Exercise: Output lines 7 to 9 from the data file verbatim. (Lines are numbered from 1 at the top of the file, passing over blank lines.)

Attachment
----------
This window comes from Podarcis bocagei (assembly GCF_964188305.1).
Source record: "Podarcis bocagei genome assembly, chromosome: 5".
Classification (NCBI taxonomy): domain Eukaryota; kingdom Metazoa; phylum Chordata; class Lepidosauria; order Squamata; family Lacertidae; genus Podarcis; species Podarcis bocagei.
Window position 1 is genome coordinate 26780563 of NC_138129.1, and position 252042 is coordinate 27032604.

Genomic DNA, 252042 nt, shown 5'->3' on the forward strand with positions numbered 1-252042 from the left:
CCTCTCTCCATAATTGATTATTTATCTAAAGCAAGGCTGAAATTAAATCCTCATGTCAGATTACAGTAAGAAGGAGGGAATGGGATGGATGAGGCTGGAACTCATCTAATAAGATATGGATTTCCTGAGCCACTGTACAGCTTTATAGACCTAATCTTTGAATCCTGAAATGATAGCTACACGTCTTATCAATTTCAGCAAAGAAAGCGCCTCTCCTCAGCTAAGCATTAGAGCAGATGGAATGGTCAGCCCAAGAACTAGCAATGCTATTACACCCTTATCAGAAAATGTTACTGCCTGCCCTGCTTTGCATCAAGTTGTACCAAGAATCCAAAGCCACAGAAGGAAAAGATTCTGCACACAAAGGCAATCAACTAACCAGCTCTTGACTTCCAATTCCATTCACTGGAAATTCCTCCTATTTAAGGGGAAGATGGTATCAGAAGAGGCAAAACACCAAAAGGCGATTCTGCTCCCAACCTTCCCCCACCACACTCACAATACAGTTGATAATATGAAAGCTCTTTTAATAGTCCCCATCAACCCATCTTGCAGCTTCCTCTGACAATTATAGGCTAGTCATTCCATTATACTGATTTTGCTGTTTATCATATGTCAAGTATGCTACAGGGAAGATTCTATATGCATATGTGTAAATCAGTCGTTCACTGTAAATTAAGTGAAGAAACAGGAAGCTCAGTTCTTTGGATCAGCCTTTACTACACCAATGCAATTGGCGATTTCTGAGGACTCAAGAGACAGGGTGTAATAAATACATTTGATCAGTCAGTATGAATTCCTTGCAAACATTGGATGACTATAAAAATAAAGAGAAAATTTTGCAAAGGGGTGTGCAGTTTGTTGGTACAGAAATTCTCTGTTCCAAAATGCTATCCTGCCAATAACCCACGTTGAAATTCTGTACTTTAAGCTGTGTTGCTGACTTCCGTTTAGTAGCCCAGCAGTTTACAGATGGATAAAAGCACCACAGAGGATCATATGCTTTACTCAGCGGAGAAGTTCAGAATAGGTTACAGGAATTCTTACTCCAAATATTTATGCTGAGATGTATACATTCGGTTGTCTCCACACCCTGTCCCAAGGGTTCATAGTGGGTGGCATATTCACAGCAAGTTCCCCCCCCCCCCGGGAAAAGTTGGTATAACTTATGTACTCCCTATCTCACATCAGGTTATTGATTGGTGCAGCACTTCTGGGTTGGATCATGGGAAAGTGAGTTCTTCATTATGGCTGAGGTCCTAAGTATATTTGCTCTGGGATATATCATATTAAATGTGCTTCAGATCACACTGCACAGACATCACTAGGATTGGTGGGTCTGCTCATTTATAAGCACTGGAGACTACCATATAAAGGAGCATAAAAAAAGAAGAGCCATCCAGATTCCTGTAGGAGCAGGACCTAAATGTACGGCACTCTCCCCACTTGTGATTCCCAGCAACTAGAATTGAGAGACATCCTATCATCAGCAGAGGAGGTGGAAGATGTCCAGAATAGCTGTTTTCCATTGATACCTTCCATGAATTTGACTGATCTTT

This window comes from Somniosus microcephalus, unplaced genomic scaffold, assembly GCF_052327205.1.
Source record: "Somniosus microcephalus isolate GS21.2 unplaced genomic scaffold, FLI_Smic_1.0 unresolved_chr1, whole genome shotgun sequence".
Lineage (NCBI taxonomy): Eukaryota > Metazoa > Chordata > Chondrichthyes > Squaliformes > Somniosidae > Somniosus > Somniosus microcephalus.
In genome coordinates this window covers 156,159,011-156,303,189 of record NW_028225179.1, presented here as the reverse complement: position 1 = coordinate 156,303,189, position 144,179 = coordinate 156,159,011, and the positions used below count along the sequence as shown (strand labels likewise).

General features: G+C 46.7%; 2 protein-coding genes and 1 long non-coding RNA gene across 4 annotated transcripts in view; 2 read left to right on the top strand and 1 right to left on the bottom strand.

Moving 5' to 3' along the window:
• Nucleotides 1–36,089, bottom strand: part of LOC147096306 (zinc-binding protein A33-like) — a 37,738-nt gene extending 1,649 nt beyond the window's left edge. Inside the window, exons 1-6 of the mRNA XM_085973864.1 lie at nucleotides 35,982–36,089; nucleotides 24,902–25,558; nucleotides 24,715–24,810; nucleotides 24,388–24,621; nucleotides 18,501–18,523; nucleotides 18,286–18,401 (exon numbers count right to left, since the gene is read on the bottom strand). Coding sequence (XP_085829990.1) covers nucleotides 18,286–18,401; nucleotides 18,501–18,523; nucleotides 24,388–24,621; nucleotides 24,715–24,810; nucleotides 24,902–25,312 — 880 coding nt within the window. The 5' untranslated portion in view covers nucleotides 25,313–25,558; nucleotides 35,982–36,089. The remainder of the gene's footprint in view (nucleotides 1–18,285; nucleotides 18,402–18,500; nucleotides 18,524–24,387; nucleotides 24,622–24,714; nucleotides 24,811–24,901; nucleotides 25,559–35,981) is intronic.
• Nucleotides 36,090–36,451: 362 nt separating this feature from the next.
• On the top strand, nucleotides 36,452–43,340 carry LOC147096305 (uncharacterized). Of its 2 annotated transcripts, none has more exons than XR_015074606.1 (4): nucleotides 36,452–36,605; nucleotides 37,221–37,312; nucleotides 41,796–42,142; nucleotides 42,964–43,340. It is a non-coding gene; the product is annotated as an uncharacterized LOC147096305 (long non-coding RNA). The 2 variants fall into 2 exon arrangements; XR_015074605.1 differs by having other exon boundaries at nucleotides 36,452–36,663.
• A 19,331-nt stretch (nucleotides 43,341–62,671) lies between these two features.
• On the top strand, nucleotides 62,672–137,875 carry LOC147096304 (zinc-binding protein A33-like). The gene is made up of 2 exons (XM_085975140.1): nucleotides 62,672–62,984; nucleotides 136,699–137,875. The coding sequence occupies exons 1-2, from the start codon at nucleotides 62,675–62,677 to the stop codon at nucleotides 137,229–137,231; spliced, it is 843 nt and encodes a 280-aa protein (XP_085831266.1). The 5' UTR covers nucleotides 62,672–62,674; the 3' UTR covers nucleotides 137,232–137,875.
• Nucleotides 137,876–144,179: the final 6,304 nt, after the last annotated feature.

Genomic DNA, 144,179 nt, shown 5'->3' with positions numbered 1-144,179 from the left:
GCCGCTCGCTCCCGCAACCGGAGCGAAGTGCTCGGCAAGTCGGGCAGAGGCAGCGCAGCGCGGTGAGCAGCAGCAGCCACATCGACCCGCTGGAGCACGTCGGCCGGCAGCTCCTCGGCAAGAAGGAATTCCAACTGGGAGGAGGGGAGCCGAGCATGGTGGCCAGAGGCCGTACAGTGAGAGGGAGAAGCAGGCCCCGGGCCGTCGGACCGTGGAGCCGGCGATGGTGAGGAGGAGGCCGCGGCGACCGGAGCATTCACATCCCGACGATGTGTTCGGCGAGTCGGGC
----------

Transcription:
This window comes from Somniosus microcephalus, unplaced genomic scaffold, assembly GCF_052327205.1.
Source record: "Somniosus microcephalus isolate GS21.2 unplaced genomic scaffold, FLI_Smic_1.0 unresolved_chr1, whole genome shotgun sequence".
Lineage (NCBI taxonomy): Eukaryota > Metazoa > Chordata > Chondrichthyes > Squaliformes > Somniosidae > Somniosus > Somniosus microcephalus.